UNICEF: 100,000 Iraqi Children in Extreme Danger in Western Mosul

Erbil – Civilians living under siege in the remaining ISIS-held neighborhoods of Iraq’s Mosul are under extreme danger, warned the United Nations children’s agency on Monday.

About 100,000 children are trapped in extremely dangerous conditions, warned the UN Children Fund as fierce battles between Iraqi forces and ISIS militants raged on in an attempt to liberate the eastern city.

Children were being used as human shields by the insurgents or were caught in the crossfire of the battle, UNICEF said in a statement.

Some had been forced to take part in the fighting. Hospitals and clinics had come under attack, it said.

“We are receiving alarming reports of civilians including several children being killed in west Mosul,” UNICEF said. “Some were reportedly killed as they desperately tried to flee the fighting which is intensifying by the hour,”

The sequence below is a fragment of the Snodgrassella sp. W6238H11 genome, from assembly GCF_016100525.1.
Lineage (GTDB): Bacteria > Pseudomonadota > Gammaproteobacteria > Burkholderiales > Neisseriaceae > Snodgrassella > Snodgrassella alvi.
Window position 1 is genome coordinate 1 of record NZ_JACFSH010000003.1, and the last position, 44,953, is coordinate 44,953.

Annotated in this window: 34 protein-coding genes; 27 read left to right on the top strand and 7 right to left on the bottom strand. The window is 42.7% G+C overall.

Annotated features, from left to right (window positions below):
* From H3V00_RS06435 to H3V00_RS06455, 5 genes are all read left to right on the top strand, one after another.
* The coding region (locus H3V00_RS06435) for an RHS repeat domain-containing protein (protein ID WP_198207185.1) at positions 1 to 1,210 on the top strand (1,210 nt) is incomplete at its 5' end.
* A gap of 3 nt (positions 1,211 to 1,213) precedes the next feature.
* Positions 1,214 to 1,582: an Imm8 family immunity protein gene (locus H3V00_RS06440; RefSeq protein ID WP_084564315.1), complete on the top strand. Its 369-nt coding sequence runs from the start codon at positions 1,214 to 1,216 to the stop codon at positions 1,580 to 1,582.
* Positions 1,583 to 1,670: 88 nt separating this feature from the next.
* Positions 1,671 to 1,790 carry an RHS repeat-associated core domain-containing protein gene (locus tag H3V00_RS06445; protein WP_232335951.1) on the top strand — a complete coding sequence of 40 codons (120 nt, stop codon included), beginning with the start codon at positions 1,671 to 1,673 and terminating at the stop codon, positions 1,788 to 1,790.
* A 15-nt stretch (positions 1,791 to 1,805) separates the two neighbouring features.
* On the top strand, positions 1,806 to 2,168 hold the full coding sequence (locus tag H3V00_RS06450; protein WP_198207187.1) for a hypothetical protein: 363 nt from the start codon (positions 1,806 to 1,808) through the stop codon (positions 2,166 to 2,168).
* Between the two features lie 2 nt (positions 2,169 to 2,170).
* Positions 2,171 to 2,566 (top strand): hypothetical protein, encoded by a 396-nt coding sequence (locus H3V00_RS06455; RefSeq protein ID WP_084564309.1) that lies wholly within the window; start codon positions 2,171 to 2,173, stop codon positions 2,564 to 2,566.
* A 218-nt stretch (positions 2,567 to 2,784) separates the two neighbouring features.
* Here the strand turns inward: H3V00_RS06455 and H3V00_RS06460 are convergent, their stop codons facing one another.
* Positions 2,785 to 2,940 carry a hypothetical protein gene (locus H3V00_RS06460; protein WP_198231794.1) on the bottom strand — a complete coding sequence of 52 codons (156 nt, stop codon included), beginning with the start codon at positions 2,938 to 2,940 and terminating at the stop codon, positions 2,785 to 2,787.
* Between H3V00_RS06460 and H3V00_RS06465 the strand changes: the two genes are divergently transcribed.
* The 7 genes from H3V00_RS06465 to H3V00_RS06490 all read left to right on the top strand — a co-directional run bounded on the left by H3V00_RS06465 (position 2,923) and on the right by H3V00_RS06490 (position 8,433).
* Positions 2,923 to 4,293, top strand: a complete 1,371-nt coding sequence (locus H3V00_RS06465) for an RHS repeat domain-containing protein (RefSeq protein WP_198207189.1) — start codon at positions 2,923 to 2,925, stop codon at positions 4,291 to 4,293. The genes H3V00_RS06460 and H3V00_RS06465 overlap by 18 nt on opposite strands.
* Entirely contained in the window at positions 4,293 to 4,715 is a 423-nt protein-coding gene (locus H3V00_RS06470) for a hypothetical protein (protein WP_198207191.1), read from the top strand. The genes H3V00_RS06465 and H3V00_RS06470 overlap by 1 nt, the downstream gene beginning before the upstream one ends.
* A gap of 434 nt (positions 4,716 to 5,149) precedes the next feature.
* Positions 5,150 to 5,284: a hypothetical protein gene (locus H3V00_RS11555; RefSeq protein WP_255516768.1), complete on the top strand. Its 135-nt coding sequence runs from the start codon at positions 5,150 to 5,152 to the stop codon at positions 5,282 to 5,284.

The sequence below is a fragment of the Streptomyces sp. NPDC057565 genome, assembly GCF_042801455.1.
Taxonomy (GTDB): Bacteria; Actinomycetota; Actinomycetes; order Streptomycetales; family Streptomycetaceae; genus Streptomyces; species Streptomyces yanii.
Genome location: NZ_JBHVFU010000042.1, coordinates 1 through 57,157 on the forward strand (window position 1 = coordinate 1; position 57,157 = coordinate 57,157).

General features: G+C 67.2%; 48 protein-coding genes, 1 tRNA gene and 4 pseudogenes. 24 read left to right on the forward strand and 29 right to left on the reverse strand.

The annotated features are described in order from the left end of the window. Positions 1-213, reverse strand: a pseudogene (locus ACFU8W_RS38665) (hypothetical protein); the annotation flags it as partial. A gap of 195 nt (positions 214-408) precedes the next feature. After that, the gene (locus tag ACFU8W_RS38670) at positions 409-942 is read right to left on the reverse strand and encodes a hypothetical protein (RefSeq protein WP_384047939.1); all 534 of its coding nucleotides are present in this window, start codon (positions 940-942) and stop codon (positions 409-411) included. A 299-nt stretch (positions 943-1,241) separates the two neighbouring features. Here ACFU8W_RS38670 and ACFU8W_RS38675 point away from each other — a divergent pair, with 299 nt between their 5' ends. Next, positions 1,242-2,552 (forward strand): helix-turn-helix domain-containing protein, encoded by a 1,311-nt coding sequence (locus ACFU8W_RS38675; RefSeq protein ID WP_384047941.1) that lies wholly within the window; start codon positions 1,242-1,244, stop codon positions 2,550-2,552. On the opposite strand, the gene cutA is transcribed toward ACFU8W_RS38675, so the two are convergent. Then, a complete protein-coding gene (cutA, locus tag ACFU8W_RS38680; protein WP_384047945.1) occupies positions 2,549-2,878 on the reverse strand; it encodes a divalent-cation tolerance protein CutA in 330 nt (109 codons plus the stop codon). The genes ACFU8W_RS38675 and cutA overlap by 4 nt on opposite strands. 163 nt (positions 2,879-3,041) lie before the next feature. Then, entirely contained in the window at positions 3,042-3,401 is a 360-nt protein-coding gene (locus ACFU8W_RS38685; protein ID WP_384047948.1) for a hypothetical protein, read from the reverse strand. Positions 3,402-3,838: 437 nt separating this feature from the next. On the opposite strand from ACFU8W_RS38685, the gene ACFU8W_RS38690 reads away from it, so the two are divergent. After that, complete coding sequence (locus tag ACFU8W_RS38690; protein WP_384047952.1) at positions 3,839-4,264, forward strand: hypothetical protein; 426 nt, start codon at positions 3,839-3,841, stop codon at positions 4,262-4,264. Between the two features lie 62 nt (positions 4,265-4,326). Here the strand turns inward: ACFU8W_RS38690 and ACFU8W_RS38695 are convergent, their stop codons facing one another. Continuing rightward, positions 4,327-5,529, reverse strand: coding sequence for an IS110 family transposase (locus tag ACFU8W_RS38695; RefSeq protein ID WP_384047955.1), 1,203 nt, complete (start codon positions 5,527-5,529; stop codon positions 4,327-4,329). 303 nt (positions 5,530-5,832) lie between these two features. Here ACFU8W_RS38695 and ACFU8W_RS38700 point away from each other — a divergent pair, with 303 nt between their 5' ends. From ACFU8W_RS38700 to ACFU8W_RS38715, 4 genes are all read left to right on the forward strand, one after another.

A Reuters TV crew on Saturday saw the bodies of dozens of civilians, including children, lying in a frontline street, apparently killed while fleeing the enclave.

Iraqi government forces retook eastern Mosul in January and began a new push on May 27 to capture the remaining ISIS-held enclave in the city’s western side.

The Mosul offensive started in October with air and ground support from a US-led international coalition. It has taken much longer than expected as the militants are dug in the middle of civilians.

About 700,000 people, about a third of the pre-war population of Mosul, have already fled, seeking refuge either with friends and relatives or in camps.

“Attacks on civilians and civilian infrastructure including hospitals, clinics, schools, homes and water systems should stop immediately,” UNICEF said.

Human rights committee official in Nineveh Ghazwan Hamed said that upon their arrival in refugee camps, children are enrolled in psychological programs that are run by the government and international organizations.

“The country is passing through extraordinary circumstances. Given the situation, the government cannot offer everything, especially since the area the children are now living in are military zones,” he explained.